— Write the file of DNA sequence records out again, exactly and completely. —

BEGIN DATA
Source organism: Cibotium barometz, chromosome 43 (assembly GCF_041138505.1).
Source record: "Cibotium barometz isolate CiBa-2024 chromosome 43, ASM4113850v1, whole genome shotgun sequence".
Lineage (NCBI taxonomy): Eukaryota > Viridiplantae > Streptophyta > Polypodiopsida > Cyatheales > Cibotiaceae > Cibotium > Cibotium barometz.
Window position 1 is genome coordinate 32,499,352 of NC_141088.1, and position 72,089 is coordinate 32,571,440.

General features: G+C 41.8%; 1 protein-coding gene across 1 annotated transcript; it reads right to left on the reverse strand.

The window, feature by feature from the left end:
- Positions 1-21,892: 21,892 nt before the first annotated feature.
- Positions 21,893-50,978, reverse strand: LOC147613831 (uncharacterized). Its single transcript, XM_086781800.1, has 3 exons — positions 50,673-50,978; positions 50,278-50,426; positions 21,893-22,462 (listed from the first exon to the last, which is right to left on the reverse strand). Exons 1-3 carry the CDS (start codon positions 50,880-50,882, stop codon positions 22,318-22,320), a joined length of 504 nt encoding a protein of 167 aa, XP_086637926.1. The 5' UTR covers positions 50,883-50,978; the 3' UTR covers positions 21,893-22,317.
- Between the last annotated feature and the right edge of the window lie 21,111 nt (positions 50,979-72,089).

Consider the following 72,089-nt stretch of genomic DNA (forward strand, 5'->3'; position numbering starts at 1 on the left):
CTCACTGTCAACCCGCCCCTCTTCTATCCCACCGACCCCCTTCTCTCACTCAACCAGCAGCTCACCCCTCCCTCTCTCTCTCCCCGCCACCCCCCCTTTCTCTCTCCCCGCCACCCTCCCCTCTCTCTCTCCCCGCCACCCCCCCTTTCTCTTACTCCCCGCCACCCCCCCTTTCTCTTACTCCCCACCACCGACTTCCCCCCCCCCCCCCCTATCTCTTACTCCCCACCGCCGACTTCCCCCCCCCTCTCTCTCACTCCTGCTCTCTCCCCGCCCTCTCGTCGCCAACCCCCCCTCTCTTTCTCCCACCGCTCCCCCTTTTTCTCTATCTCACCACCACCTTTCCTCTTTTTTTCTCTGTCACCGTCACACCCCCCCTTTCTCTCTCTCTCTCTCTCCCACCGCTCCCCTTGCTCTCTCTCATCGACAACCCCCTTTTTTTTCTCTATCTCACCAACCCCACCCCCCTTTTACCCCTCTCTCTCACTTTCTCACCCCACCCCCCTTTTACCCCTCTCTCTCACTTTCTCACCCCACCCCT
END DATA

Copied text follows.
Source organism: Cibotium barometz, chromosome 43 (assembly GCF_041138505.1).
Source record: "Cibotium barometz isolate CiBa-2024 chromosome 43, ASM4113850v1, whole genome shotgun sequence".
Lineage (NCBI taxonomy): Eukaryota > Viridiplantae > Streptophyta > Polypodiopsida > Cyatheales > Cibotiaceae > Cibotium > Cibotium barometz.
Window position 1 is genome coordinate 32,499,352 of NC_141088.1, and position 72,089 is coordinate 32,571,440.

General features: G+C 41.8%; 1 protein-coding gene across 1 annotated transcript; it reads right to left on the reverse strand.

The window, feature by feature from the left end:
- Positions 1-21,892: 21,892 nt before the first annotated feature.
- Positions 21,893-50,978, reverse strand: LOC147613831 (uncharacterized). Its single transcript, XM_086781800.1, has 3 exons — positions 50,673-50,978; positions 50,278-50,426; positions 21,893-22,462 (listed from the first exon to the last, which is right to left on the reverse strand). Exons 1-3 carry the CDS (start codon positions 50,880-50,882, stop codon positions 22,318-22,320), a joined length of 504 nt encoding a protein of 167 aa, XP_086637926.1. The 5' UTR covers positions 50,883-50,978; the 3' UTR covers positions 21,893-22,317.
- Between the last annotated feature and the right edge of the window lie 21,111 nt (positions 50,979-72,089).

Consider the following 72,089-nt stretch of genomic DNA (forward strand, 5'->3'; position numbering starts at 1 on the left):
CTCACTGTCAACCCGCCCCTCTTCTATCCCACCGACCCCCTTCTCTCACTCAACCAGCAGCTCACCCCTCCCTCTCTCTCTCCCCGCCACCCCCCCTTTCTCTCTCCCCGCCACCCTCCCCTCTCTCTCTCCCCGCCACCCCCCCTTTCTCTTACTCCCCGCCACCCCCCCTTTCTCTTACTCCCCACCACCGACTTCCCCCCCCCCCCCCCTATCTCTTACTCCCCACCGCCGACTTCCCCCCCCCTCTCTCTCACTCCTGCTCTCTCCCCGCCCTCTCGTCGCCAACCCCCCCTCTCTTTCTCCCACCGCTCCCCCTTTTTCTCTATCTCACCACCACCTTTCCTCTTTTTTTCTCTGTCACCGTCACACCCCCCCTTTCTCTCTCTCTCTCTCTCCCACCGCTCCCCTTGCTCTCTCTCATCGACAACCCCCTTTTTTTTCTCTATCTCACCAACCCCACCCCCCTTTTACCCCTCTCTCTCACTTTCTCACCCCACCCCCCTTTTACCCCTCTCTCTCACTTTCTCACCCCACCCCT